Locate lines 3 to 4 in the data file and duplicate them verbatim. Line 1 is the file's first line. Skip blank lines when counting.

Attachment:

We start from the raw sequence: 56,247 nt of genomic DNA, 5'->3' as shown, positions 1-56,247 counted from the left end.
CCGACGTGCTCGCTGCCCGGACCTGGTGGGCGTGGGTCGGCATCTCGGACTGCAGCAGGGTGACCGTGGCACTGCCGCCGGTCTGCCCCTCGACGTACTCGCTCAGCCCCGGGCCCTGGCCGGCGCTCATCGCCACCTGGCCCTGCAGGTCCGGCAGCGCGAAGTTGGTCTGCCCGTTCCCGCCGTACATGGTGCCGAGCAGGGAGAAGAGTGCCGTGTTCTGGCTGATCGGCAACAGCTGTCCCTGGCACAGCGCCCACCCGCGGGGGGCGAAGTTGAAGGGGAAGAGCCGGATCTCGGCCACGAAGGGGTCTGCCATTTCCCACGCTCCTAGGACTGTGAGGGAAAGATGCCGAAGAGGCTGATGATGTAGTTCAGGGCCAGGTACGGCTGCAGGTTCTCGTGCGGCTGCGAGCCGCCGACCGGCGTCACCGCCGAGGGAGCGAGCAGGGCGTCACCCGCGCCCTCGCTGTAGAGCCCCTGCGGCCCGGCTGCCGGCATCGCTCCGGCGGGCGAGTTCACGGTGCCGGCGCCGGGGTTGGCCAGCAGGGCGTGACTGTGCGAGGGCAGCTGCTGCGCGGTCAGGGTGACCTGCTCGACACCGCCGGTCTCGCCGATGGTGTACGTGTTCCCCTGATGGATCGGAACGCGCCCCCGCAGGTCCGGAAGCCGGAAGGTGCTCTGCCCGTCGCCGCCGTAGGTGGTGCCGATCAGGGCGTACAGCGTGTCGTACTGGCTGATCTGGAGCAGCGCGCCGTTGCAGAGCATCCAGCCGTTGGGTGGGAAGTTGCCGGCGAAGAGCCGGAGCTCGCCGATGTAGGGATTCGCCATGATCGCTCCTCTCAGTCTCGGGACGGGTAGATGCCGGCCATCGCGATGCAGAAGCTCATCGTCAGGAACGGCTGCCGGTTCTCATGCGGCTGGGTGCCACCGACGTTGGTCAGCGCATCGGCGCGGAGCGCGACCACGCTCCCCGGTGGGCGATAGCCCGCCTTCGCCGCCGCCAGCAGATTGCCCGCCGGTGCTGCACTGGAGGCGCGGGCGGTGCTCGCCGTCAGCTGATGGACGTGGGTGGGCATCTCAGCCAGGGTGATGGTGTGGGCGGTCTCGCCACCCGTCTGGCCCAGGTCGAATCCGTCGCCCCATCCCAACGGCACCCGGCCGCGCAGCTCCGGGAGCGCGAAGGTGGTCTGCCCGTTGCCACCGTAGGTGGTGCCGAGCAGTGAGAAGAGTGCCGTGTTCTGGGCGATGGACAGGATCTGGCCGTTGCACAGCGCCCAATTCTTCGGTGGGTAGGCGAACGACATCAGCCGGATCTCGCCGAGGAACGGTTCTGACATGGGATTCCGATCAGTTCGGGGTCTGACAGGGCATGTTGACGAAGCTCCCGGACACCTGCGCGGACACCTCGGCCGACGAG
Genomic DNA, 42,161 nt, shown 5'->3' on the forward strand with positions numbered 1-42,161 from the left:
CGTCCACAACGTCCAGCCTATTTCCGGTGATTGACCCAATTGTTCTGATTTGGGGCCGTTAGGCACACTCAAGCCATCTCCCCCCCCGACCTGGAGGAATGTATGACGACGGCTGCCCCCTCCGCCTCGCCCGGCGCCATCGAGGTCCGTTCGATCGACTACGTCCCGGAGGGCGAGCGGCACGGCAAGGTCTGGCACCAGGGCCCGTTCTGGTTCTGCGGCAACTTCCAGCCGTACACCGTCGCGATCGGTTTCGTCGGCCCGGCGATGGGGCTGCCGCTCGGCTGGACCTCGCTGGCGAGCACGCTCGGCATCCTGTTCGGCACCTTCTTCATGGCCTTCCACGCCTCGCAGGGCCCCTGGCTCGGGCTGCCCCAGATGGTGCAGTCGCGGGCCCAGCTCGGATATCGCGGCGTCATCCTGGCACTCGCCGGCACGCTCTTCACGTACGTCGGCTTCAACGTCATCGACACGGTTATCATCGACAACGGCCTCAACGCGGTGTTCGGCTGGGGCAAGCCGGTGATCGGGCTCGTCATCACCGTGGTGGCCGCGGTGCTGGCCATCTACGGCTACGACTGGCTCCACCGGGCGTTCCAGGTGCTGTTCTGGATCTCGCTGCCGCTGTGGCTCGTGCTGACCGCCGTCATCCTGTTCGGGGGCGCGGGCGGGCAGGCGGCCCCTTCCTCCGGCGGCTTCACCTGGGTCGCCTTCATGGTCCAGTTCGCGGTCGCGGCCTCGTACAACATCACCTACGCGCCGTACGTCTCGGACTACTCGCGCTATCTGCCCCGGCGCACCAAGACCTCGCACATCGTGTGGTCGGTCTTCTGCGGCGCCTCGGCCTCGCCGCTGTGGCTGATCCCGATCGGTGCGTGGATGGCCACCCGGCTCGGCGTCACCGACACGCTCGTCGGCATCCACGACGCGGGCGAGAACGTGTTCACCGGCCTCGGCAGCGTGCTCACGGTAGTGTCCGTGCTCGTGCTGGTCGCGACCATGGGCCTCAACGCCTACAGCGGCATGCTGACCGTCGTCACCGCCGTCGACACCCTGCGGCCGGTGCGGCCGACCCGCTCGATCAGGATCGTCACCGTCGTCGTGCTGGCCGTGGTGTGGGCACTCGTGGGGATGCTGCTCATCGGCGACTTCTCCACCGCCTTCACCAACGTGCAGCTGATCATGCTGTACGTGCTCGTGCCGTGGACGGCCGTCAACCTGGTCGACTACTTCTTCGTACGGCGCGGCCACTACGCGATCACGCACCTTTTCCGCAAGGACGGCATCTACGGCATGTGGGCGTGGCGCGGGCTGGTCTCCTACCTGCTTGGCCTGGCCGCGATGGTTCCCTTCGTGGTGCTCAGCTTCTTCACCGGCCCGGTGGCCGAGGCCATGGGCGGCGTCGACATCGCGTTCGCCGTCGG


Genomic DNA, 42,161 nt, shown 5'->3' on the forward strand with positions numbered 1-42,161 from the left:
CGTCCACAACGTCCAGCCTATTTCCGGTGATTGACCCAATTGTTCTGATTTGGGGCCGTTAGGCACACTCAAGCCATCTCCCCCCCCGACCTGGAGGAATGTATGACGACGGCTGCCCCCTCCGCCTCGCCCGGCGCCATCGAGGTCCGTTCGATCGACTACGTCCCGGAGGGCGAGCGGCACGGCAAGGTCTGGCACCAGGGCCCGTTCTGGTTCTGCGGCAACTTCCAGCCGTACACCGTCGCGATCGGTTTCGTCGGCCCGGCGATGGGGCTGCCGCTCGGCTGGACCTCGCTGGCGAGCACGCTCGGCATCCTGTTCGGCACCTTCTTCATGGCCTTCCACGCCTCGCAGGGCCCCTGGCTCGGGCTGCCCCAGATGGTGCAGTCGCGGGCCCAGCTCGGATATCGCGGCGTCATCCTGGCACTCGCCGGCACGCTCTTCACGTACGTCGGCTTCAACGTCATCGACACGGTTATCATCGACAACGGCCTCAACGCGGTGTTCGGCTGGGGCAAGCCGGTGATCGGGCTCGTCATCACCGTGGTGGCCGCGGTGCTGGCCATCTACGGCTACGACTGGCTCCACCGGGCGTTCCAGGTGCTGTTCTGGATCTCGCTGCCGCTGTGGCTCGTGCTGACCGCCGTCATCCTGTTCGGGGGCGCGGGCGGGCAGGCGGCCCCTTCCTCCGGCGGCTTCACCTGGGTCGCCTTCATGGTCCAGTTCGCGGTCGCGGCCTCGTACAACATCACCTACGCGCCGTACGTCTCGGACTACTCGCGCTATCTGCCCCGGCGCACCAAGACCTCGCACATCGTGTGGTCGGTCTTCTGCGGCGCCTCGGCCTCGCCGCTGTGGCTGATCCCGATCGGTGCGTGGATGGCCACCCGGCTCGGCGTCACCGACACGCTCGTCGGCATCCACGACGCGGGCGAGAACGTGTTCACCGGCCTCGGCAGCGTGCTCACGGTAGTGTCCGTGCTCGTGCTGGTCGCGACCATGGGCCTCAACGCCTACAGCGGCATGCTGACCGTCGTCACCGCCGTCGACACCCTGCGGCCGGTGCGGCCGACCCGCTCGATCAGGATCGTCACCGTCGTCGTGCTGGCCGTGGTGTGGGCACTCGTGGGGATGCTGCTCATCGGCGACTTCTCCACCGCCTTCACCAACGTGCAGCTGATCATGCTGTACGTGCTCGTGCCGTGGACGGCCGTCAACCTGGTCGACTACTTCTTCGTACGGCGCGGCCACTACGCGATCACGCACCTTTTCCGCAAGGACGGCATCTACGGCATGTGGGCGTGGCGCGGGCTGGTCTCCTACCTGCTTGGCCTGGCCGCGATGGTTCCCTTCGTGGTGCTCAGCTTCTTCACCGGCCCGGTGGCCGAGGCCATGGGCGGCGTCGACATCGCGTTCGCCGTCGG